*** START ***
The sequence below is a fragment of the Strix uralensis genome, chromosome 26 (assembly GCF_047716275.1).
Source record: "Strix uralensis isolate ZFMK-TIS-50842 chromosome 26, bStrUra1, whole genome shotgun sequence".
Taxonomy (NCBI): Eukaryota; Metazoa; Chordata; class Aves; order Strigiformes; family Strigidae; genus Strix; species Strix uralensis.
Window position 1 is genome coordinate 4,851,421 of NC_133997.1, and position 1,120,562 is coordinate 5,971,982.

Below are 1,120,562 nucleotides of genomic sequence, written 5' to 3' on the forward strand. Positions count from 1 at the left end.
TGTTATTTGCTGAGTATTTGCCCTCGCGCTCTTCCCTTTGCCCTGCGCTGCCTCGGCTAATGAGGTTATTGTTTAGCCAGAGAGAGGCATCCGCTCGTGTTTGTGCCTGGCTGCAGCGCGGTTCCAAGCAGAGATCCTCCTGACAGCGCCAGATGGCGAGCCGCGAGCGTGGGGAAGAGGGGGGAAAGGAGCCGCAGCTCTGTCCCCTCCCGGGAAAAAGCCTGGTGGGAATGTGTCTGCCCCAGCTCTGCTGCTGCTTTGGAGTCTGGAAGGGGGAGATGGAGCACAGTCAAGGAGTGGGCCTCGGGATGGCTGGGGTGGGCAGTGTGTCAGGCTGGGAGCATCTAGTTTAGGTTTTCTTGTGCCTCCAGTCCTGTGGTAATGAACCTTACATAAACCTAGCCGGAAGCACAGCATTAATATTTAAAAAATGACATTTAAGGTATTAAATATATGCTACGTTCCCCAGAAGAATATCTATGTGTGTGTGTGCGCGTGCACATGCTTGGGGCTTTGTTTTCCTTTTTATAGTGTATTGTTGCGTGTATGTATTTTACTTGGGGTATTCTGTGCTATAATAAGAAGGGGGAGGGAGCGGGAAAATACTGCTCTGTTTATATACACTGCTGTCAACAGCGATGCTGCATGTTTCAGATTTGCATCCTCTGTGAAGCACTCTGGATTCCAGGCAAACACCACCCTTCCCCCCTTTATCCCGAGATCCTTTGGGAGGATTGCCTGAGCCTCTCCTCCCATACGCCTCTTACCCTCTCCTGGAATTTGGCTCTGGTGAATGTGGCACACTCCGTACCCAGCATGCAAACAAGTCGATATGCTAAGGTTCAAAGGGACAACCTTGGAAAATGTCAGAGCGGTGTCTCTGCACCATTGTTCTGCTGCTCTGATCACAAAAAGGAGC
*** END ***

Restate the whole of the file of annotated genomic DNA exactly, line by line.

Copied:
The sequence below is a fragment of the Strix uralensis genome, chromosome 26 (assembly GCF_047716275.1).
Source record: "Strix uralensis isolate ZFMK-TIS-50842 chromosome 26, bStrUra1, whole genome shotgun sequence".
Taxonomy (NCBI): Eukaryota; Metazoa; Chordata; class Aves; order Strigiformes; family Strigidae; genus Strix; species Strix uralensis.
Window position 1 is genome coordinate 4,851,421 of NC_133997.1, and position 1,120,562 is coordinate 5,971,982.

Below are 1,120,562 nucleotides of genomic sequence, written 5' to 3' on the forward strand. Positions count from 1 at the left end.
TGTTATTTGCTGAGTATTTGCCCTCGCGCTCTTCCCTTTGCCCTGCGCTGCCTCGGCTAATGAGGTTATTGTTTAGCCAGAGAGAGGCATCCGCTCGTGTTTGTGCCTGGCTGCAGCGCGGTTCCAAGCAGAGATCCTCCTGACAGCGCCAGATGGCGAGCCGCGAGCGTGGGGAAGAGGGGGGAAAGGAGCCGCAGCTCTGTCCCCTCCCGGGAAAAAGCCTGGTGGGAATGTGTCTGCCCCAGCTCTGCTGCTGCTTTGGAGTCTGGAAGGGGGAGATGGAGCACAGTCAAGGAGTGGGCCTCGGGATGGCTGGGGTGGGCAGTGTGTCAGGCTGGGAGCATCTAGTTTAGGTTTTCTTGTGCCTCCAGTCCTGTGGTAATGAACCTTACATAAACCTAGCCGGAAGCACAGCATTAATATTTAAAAAATGACATTTAAGGTATTAAATATATGCTACGTTCCCCAGAAGAATATCTATGTGTGTGTGTGCGCGTGCACATGCTTGGGGCTTTGTTTTCCTTTTTATAGTGTATTGTTGCGTGTATGTATTTTACTTGGGGTATTCTGTGCTATAATAAGAAGGGGGAGGGAGCGGGAAAATACTGCTCTGTTTATATACACTGCTGTCAACAGCGATGCTGCATGTTTCAGATTTGCATCCTCTGTGAAGCACTCTGGATTCCAGGCAAACACCACCCTTCCCCCCTTTATCCCGAGATCCTTTGGGAGGATTGCCTGAGCCTCTCCTCCCATACGCCTCTTACCCTCTCCTGGAATTTGGCTCTGGTGAATGTGGCACACTCCGTACCCAGCATGCAAACAAGTCGATATGCTAAGGTTCAAAGGGACAACCTTGGAAAATGTCAGAGCGGTGTCTCTGCACCATTGTTCTGCTGCTCTGATCACAAAAAGGAGC